So how do you say nice things, even when other people aren’t willing to? Sometimes it just means taking the high road. Ignoring negative comments is a good start; if you don’t engage the haters, they can’t gain any traction.

Of course, it’s not always a case of people being mean. A bad review of your book can sting. You might be tempted to shoot off a tweet about how the reviewer is a hack and doesn’t know what he’s talking about. But what if you decided to look at it constructively instead? Take what the review says to heart, look at it as objectively as possible, and see what merit the comments have.

If you have to engage the reviewer, thank them for taking the time to read your book and give their thoughts. It probably won’t change the review, but the reviewer – and every potential reader out there – will see that you’re willing to take criticism gracefully and are trying to improve your craft. They might be more willing to check out your next book to see how you’ve grown.

Independent publishing means putting in a lot of legwork to get some great rewards, and marketing is no different. Making sure you have a strong online presence is a great way to market yourself and your work for relatively little money. Growing your audience organically by putting a real human behind that author name

Bud Loftus: A Story. A Book. A Legacy.

At 85, Bud Loftus added one more accomplishment — published author — to a life that has been defined by them.

bud_loftus_blog_header

Bud Loftus lived a story that was almost never told.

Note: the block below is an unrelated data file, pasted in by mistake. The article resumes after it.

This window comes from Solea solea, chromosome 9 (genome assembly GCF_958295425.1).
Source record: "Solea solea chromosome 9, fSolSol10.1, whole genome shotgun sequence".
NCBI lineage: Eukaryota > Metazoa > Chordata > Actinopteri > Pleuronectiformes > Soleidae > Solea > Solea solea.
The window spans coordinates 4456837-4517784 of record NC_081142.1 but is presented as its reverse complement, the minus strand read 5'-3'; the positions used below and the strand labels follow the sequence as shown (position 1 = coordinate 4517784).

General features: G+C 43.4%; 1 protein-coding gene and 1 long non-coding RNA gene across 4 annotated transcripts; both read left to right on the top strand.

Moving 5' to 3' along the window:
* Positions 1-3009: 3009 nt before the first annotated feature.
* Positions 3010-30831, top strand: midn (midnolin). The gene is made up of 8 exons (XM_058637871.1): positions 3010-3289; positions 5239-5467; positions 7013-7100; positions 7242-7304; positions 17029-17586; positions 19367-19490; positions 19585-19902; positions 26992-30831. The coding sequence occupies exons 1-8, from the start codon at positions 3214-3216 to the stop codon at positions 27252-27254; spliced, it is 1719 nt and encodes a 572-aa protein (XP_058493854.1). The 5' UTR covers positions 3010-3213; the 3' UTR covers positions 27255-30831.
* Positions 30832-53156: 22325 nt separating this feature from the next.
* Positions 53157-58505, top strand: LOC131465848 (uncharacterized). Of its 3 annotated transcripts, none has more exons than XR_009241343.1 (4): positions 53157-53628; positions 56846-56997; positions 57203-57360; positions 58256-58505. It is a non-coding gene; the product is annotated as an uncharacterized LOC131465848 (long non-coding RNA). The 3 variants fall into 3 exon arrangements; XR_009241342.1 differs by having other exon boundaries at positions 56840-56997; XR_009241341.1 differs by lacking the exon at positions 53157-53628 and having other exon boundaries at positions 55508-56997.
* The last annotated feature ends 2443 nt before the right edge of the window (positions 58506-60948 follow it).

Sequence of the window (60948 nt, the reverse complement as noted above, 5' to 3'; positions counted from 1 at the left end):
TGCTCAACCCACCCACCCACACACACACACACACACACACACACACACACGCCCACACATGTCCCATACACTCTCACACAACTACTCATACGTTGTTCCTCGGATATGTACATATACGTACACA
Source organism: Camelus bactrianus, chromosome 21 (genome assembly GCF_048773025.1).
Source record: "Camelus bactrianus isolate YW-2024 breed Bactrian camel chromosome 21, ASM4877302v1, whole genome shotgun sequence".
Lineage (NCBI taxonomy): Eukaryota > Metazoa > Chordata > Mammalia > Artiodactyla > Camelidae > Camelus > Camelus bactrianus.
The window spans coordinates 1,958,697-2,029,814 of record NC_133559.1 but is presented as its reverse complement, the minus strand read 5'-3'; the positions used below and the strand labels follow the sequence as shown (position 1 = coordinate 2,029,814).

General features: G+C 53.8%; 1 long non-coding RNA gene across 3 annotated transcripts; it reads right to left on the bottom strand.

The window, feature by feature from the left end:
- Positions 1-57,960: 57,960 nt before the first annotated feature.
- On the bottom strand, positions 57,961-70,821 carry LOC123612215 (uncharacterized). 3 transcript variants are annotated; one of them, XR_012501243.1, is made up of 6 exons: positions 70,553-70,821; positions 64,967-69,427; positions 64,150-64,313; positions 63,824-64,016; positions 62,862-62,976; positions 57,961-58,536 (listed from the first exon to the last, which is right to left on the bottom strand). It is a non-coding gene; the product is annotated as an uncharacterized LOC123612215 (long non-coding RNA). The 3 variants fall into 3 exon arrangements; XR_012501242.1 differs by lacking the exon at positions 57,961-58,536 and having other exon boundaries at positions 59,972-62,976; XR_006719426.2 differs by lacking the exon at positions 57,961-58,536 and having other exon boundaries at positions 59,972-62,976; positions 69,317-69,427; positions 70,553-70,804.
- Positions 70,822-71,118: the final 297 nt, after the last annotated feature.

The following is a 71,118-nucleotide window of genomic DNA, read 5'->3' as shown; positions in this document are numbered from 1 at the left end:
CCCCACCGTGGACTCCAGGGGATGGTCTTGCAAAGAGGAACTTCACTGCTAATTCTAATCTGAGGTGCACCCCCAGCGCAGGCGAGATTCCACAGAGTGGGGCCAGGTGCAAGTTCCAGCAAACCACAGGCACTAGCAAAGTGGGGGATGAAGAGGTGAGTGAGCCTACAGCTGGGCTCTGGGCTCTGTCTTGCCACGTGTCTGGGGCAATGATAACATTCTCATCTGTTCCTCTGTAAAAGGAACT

He suffered the sting of poverty as a child. Experienced the pain of war as a young man. And found success in business as an adult. He wanted his children and grandchildren to learn from his journey, to take the lessons of his life with them. But at 85, the goal seemed out of reach for Bud — until he found Lulu.

“Dad was able to make something for the family he once thought impossible,” said Cecilia Lahiff, the middle of Bud’s seven children. “Lulu offered the professional experience of a traditional publisher, if not better.”

Bud’s has been an extraordinary journey. The son of Irish immigrants, he grew up on welfare in Philadelphia. The day after the Pearl Harbor attack in 1941, he went to a Marine Corps. office to enlist. He was only 17 and had to wait until he finished high school, but he went on to fight in the Pacific theater of World War II.

bud_loftus_blog_book

After the war, Bud took the government’s offer of a free college education and attended LaSalle University, where he received top marks in the pre-med program. He became the first Director of the Division of Drug Manufacturing at the Food and Drug Administration, and, after retiring from the agency, built a 17-year career in the pharmaceutical industry. It’s a story that Cecilia encouraged her dad to publish.

“The Lulu experience has been terrific,” said Bud, who released his 315-page memoir, “Bud Loftus: An Irish-American’s Journey” in late 2009. “I got a tremendous amount of help from the staff going above and beyond.”

And the book has taken the story of Bud’s life to a whole new audience. In November 2009 he was featured in a story by The Washington Post.

Q&A: Where and when is your favorite place to write?

Mahdiyah A Window

Mahdiyah’s Window

We asked our author community where they write and what makes that place special. As you can imagine, the responses were as diverse as Lulu authors. Some prefer working at a desk, others in bed. Some prefer music in the background, others prefer silence. Some write by hand while others prefer computers, laptops and tablets. We have selected a few of our favorite responses to share.

Where do you write?

“Sitting at my window just watching nature and reflecting on life’s synchronicities” – Mahdiyah A.